The prosecutor's initial investigator, Masao Nobuta, and the officer in charge of assigning him, Hiroshi Yoshimura, were both members of the sect. They said Asaki's death was a suicide and linked it to her being questioned about the shoplifting of an item of women's clothing.

This explanation, seized on by Soka to counter her family's accusations of murder, became the focal point of a civil court crossfire of defamation cases, several won by Soka. Autopsy evidence, allegedly withheld by police, was presented to show large bruises under her arms, suggesting she had been dragged. Naoko Asaki maintains her mother had left a phone message in a tense, fearful voice before she died. One court ruled inconclusively on a suicide. Soka spokesmen say the religious affiliation of the investigators in the case was a random circumstance and that, in any case, others reviewed their work.

Probes of the death petered out after Soka's Komeito party joined a coalition government in Tokyo. Naoko Asaki is cynical: "Do you think a government that depends on Soka Gakkai is going to investigate?"

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Re: Former SGI members, Sensei's World,
Posted by: The Anticult ()
Date: August 10, 2009 01:07AM

So it seems SGI is possibly the richest sect/cult on the planet?

"What are Ikeda's aims? Five years after gaining command of Soka Gakkai, he told a Japanese writer:
"I am the king of Japan; I am its president; I am the master of its spiritual life; I am the supreme power who entirely directs its intellectual culture."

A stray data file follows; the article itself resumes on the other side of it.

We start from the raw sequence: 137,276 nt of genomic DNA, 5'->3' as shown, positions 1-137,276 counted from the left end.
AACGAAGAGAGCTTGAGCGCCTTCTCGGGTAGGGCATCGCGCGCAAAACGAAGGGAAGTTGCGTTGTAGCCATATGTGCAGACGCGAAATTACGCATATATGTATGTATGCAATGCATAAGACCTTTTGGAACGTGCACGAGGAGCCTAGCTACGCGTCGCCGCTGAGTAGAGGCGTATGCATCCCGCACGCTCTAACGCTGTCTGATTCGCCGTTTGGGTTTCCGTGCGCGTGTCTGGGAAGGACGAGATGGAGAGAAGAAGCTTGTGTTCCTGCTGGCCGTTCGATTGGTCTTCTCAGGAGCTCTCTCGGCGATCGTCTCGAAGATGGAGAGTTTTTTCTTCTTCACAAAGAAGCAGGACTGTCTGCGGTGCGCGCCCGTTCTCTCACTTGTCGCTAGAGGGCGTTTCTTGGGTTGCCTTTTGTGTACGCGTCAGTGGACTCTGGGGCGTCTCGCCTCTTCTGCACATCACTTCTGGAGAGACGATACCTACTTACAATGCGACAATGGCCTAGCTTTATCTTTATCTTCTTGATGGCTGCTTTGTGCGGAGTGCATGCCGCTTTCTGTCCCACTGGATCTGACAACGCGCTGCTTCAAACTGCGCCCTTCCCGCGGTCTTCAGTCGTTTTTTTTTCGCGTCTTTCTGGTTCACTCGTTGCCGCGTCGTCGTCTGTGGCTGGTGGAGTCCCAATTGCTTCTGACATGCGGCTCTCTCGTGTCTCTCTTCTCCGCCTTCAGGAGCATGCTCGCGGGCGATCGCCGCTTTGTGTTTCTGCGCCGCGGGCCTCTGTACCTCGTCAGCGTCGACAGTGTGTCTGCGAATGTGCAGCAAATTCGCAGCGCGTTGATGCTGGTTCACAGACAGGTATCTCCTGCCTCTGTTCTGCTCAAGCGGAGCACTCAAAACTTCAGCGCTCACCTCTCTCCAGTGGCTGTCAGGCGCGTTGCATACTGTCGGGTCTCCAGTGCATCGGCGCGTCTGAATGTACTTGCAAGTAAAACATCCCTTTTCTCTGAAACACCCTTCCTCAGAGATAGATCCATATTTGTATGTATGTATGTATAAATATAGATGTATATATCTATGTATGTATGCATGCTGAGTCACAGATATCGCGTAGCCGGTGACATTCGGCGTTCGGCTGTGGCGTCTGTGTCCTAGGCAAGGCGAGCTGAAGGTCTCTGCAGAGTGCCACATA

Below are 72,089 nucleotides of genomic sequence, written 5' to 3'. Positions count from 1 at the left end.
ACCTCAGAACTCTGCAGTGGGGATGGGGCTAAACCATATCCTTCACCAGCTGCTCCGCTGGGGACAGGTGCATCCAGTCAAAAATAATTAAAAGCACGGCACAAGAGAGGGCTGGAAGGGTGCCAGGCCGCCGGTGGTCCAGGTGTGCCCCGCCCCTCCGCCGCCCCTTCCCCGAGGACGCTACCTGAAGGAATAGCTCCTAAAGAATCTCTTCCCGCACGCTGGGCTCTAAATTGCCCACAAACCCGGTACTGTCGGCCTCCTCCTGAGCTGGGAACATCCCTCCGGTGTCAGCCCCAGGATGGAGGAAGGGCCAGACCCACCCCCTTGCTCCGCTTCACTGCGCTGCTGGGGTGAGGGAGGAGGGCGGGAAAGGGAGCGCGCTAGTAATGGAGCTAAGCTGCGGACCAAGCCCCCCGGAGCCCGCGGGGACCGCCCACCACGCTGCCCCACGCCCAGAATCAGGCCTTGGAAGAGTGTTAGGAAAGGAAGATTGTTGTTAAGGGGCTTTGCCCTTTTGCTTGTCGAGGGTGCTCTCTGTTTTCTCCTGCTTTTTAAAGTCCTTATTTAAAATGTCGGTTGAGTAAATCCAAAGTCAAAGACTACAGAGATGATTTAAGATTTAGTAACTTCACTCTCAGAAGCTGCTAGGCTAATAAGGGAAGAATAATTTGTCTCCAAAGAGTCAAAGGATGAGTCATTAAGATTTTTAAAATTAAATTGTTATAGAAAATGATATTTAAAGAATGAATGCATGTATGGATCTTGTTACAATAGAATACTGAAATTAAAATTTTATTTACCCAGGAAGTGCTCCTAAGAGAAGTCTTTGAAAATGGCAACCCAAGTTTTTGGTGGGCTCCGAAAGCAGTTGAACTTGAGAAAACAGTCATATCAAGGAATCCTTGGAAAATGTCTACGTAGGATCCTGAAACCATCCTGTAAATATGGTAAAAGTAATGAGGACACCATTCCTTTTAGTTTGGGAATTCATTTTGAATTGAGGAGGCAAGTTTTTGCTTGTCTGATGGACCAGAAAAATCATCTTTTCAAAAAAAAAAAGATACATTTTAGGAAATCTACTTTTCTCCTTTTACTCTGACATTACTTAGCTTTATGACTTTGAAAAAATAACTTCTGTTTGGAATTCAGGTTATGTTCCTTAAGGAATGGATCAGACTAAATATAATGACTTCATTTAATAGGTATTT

"Soka Gakkai is a shadowy case in point. Ikeda, now 76 and president of Soka Gakkai International, the sect's global umbrella, claims 12 million followers and has amassed an empire that was put at $100 billion by a Japanese parliamentarian a decade ago."

Soka Gakkai (literally, "value-creating society") brings in, conservatively, $1.5 billion a year to the top line, according to our best estimates of its membership, its tithing demands and its commercial activities.


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Re: Former SGI members, Sensei's World,
Posted by: Rothaus ()
Date: August 10, 2009 02:28AM

good grief anticult those articles are already on the SGI page here in rick ross

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Re: Former SGI members, Sensei's World,
Posted by: The Anticult ()
Date: August 10, 2009 05:11AM

Didn't notice those articles there, and its common practice to cross-post articles and excerpts, to hi-light information and points.
That also helps with Google indexing in months and years to come.

and the article, THE POWER OF SOKA GAKKAI, from TIME, does not come up on this site.

Also, no one seems to know if SGI is worth 5 billion, or 100 billion. Pretty important, probably the most important question.
SGI cannot escape that question.

It seems on this forum, people can post pretty much what they want, subject to the rules of the forum.